Thursday, 18 August 2016



Technology has utterly revolutionised the way in which we communicate. And not just for business purposes — this whole series of features has followed the web’s version of campfire ghost stories.
I’ve mentioned the opportunities that the Internet affords storytellers for enhancing their tales, be it images, videos or even audio clips.
But one way in which a clever storyteller can scare his tech savvy audience, is by effectively echoing the use of technology to spin his yarn.
Few creepypastas have done this as effectively as Annie96 Is Typing.

The story first appeared at on 20 March 2014.
Submitted by Pascal Chatterjee, it effectively plays out as a transcript of a Whatsapp conversation between two users that Chatterjee discovered. It describes an evening in which a young woman, the titular Annie96 discovers a strange presence outside her home in the early hours of the morning and the conversation she has with her friend, Mcdavey, as a dire situation develops into something even worse.
But that isn't the cleverest thing about the story — it’s that the reader has to click through the story to uncover the next message, meaning that the story seems to unfold in realtime. And that’s not all Chatterjee’s story does to screw with its readers.

This storytelling method takes an already fine tale and ramps it up to an unbearably tense read.
There’s no skipping ahead to find out what happens, the story is told in it’s own time, while the familiarity of the format to the legions of Whatsapp users around the world really does succeed in making the whole story far more immersive than your usual creepypastas.
Of course, part of the reason it resonates so strongly with the audience is that it addresses a couple of key needs.
First, it teases the very human trait of curiosity — the part of us all that wants to snoop when we really know we shouldn’t. As demonstrated very early on in the conversation between Annie96 and Mcdavey, this is definitely a private conversation. By reading it we feel as if we’re peeking into something we shouldn't (just imagine if your entire message history were to be made available to somebody you’ve never even met… it’s a sobering thought). The fact that we instantly recognise that we are reading something we shouldn't heightens the realism — we feel this is not meant for our eyes because it is genuine… which of course means that the events must be true too.
And with this it touches on the second, and most important role, it fulfils — embodying our very real fears. 

There can be no denying that while technology has opened up our horizons when it comes to communication — without the internet these features wouldn't find an audience, let alone one as far flung as the United States, mainland Europe or Asia — yet at the same time it has removed that personal touch, stripping the humanity from the process. By doing this, we lose the ability to really check who it is that we are speaking with. 
There have been a number of web safety awareness campaigns warning children and teens (the primary consumers of Creepypasta) that they can never be truly sure exactly who they are communicating with online. (This is just one of scores of sites offering sound and important advice to youngsters online:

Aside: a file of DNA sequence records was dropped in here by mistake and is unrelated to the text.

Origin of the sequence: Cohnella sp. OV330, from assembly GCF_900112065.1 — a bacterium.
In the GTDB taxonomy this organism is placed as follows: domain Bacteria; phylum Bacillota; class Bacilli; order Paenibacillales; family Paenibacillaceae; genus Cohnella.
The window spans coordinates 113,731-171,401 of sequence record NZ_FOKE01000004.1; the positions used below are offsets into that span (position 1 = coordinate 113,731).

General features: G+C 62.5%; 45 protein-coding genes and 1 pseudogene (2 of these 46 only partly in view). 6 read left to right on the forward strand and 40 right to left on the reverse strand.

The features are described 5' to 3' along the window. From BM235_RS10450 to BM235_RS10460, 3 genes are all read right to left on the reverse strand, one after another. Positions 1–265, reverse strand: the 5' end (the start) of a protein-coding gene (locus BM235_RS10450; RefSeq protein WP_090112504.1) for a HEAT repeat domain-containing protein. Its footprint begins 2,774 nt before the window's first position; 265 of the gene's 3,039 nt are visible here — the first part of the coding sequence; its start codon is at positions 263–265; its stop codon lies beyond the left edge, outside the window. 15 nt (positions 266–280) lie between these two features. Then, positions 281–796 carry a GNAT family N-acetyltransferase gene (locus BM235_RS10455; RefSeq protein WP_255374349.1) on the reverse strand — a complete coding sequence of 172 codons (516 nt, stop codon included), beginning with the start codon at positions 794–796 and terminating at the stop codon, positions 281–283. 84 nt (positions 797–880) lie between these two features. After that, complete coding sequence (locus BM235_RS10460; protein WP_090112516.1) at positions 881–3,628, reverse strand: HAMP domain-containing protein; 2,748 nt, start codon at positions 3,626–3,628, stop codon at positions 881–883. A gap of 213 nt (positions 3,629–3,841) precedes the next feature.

Annie96 Is Typing takes the very real concern and spins it off into something even more horrifying.
That it has struck a chord with readers cannot be denied, the story quickly went viral, with the hashtag #WhoIsAnnie96? trending on Twitter during May 2014.
There have been online debates and discussions about exactly what happened at the conclusion of the story and even some thematic follow-ups over at, such as the very cool Joralemon by Dave Grilli.
It’s a real testament to Chatterjee’s story that today, more than two years on, people are still writing about it online.
Annie96 Is Typing is a triumph on many levels, from a technical standpoint it impresses as an exquisitely programmed medium, to authenticity (the writing style utterly suits a pair of high school age teens) to the wonderfully worked twist ending.

I was lucky enough to get the chance to speak to the author of Annie96 Is Typing, Pascal Chatterjee about the creation of one of the internet’s most widespread viral horror stories.

UK Horror Scene: Hi Pascal, thanks so much for agreeing to speak with UKHS.
I’ll start with the most obvious question — what served as your inspiration for the story?
Pascal Chatterjee: My inspiration was actually the real-life survivor accounts you find on Reddit, from people who've lived through things like school shootings or terrorist attacks.
I remember the horror I felt when reading a teenager's account of hiding from Anders Breivik during his rampage, in a closet, trying not to be heard while using their phone to send what might be their last message to their family. It was that image I started with, and I worked backwards from there, making the person in the closet with her phone Annie and then inventing a reason for her being there.

UKHS: Which writers, horror or otherwise, do you consider yourself a fan of?